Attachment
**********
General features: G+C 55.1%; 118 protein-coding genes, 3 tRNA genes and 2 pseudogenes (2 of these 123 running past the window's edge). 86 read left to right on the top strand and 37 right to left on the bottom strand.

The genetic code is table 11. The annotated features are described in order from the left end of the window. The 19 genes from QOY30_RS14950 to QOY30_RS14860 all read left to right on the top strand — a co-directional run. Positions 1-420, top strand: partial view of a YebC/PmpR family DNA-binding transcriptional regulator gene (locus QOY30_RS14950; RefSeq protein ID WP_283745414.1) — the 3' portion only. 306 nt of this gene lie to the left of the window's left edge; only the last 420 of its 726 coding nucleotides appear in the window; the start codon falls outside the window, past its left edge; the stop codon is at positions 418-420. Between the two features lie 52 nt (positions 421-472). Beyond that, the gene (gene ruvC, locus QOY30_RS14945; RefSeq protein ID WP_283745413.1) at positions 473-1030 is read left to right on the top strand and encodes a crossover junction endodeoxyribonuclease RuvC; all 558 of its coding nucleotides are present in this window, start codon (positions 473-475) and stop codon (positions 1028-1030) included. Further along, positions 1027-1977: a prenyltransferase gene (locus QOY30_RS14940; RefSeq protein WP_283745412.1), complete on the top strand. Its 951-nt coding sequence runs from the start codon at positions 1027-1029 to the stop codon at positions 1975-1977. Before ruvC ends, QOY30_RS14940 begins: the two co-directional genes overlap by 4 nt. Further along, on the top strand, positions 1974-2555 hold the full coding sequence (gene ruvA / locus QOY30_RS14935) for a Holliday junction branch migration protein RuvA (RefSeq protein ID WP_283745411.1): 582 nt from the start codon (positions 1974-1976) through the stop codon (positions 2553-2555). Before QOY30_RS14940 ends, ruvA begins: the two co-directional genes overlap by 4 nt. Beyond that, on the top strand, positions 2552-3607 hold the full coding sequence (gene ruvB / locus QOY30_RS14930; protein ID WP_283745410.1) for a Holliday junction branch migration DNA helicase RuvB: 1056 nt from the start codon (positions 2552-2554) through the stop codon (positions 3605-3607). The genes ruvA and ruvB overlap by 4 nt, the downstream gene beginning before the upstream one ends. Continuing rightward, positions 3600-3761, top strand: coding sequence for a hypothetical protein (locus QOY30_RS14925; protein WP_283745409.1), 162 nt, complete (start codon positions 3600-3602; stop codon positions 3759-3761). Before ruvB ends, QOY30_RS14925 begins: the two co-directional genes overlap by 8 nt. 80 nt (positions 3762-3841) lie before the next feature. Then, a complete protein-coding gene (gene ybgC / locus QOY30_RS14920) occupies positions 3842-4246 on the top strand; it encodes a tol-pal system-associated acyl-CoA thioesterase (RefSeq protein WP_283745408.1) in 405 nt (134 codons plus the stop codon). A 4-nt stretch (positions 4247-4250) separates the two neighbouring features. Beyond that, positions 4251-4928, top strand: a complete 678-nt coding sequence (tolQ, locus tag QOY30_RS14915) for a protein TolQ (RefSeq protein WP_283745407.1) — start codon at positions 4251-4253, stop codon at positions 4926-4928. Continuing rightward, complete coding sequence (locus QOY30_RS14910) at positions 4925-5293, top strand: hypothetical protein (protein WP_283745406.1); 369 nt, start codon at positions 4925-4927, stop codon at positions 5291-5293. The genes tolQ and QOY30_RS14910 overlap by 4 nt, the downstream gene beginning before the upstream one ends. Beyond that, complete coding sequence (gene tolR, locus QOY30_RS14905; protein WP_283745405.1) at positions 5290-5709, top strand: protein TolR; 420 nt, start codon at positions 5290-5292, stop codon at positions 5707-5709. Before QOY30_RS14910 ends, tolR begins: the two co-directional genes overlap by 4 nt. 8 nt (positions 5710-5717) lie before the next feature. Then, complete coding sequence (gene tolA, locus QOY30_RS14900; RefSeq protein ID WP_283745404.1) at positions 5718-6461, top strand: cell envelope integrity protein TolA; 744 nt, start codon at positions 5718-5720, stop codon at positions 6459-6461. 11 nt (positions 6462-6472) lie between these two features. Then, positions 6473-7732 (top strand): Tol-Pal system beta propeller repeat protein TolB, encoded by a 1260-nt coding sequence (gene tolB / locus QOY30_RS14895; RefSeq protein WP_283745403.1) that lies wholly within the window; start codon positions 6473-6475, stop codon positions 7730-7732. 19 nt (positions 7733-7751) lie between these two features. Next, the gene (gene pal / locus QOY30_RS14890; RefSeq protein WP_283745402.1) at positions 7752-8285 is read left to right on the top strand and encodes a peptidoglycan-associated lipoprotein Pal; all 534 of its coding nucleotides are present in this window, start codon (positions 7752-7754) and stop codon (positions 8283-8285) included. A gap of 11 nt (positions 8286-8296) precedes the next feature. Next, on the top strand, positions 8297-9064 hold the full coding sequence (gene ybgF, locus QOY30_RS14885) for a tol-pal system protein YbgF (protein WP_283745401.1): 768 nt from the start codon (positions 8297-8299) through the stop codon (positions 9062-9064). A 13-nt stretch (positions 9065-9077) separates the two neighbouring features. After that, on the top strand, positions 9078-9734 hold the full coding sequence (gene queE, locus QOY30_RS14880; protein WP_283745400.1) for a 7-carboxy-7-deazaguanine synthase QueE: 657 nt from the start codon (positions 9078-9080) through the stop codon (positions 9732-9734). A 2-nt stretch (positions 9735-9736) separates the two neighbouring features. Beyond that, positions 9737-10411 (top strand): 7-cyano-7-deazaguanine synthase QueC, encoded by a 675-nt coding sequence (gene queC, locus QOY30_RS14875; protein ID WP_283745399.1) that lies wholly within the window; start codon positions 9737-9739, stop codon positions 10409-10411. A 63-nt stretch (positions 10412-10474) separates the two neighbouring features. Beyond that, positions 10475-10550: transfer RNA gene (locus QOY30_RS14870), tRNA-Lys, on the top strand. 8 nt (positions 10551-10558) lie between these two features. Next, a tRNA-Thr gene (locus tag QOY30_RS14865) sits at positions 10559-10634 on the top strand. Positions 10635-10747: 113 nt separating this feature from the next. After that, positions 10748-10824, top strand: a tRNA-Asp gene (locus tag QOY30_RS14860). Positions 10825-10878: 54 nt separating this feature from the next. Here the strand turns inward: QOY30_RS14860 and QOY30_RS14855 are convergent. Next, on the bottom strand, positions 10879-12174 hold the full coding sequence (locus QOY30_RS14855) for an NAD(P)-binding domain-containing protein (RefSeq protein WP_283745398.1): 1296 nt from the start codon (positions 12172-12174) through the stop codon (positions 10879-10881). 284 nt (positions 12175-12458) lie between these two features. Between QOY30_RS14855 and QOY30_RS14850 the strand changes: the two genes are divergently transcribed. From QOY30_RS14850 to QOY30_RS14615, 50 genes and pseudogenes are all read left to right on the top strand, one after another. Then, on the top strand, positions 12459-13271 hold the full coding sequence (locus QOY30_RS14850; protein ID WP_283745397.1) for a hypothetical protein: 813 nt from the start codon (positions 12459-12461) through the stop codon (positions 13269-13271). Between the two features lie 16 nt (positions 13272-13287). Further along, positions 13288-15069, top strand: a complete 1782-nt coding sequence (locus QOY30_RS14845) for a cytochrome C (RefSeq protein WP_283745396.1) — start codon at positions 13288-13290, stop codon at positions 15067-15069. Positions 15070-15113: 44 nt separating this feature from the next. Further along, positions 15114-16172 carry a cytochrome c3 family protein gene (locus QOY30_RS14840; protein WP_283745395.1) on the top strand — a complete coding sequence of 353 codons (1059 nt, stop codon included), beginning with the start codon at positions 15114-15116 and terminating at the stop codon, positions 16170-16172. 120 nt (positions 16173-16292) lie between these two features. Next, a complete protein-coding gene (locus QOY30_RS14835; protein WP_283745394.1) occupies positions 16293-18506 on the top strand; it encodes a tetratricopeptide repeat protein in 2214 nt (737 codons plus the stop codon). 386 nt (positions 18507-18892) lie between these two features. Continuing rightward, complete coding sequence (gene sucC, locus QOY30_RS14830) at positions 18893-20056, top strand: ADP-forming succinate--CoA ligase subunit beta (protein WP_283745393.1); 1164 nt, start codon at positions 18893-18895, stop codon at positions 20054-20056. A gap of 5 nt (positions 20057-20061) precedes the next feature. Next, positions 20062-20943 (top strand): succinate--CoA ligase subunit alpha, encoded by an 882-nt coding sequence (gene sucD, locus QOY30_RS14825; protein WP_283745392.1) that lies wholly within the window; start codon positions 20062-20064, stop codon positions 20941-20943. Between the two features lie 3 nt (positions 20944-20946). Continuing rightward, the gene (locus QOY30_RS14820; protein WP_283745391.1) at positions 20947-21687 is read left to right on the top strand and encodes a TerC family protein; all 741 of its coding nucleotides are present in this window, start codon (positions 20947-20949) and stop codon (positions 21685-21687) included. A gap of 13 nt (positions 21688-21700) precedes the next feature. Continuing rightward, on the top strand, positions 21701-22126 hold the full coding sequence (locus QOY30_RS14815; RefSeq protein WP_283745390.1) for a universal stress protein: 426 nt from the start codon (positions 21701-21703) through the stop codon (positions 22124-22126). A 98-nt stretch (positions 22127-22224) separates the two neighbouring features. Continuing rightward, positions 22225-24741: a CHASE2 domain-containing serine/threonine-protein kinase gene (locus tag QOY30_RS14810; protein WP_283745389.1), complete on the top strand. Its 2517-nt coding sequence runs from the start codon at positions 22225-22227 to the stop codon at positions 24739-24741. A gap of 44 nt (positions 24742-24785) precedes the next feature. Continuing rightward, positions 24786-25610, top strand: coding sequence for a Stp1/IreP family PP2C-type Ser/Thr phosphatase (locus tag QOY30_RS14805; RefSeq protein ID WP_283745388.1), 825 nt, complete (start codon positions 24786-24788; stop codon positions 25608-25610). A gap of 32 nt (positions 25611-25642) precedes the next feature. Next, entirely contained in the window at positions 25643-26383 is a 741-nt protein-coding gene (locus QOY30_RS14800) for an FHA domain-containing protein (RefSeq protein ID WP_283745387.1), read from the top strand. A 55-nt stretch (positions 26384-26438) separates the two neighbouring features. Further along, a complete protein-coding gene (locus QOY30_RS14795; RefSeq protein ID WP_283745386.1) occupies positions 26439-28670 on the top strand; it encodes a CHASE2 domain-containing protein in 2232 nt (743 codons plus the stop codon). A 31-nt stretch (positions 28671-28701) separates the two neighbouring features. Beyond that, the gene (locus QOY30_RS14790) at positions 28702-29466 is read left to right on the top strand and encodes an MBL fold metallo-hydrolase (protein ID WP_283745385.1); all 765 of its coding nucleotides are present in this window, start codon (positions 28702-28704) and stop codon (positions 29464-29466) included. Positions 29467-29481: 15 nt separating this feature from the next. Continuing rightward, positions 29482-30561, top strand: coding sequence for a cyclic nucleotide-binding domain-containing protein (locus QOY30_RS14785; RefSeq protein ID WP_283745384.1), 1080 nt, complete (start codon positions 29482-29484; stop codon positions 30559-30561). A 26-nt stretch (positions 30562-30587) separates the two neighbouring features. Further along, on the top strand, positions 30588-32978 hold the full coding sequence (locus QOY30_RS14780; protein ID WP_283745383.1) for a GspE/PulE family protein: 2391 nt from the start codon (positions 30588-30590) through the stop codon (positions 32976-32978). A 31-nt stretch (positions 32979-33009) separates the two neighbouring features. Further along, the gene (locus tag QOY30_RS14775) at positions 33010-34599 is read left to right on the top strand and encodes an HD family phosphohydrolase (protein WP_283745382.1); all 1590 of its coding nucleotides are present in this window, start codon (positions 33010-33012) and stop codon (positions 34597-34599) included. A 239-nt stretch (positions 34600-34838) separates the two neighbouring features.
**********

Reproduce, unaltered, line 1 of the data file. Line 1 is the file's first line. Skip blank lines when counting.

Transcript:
General features: G+C 55.1%; 118 protein-coding genes, 3 tRNA genes and 2 pseudogenes (2 of these 123 running past the window's edge). 86 read left to right on the top strand and 37 right to left on the bottom strand.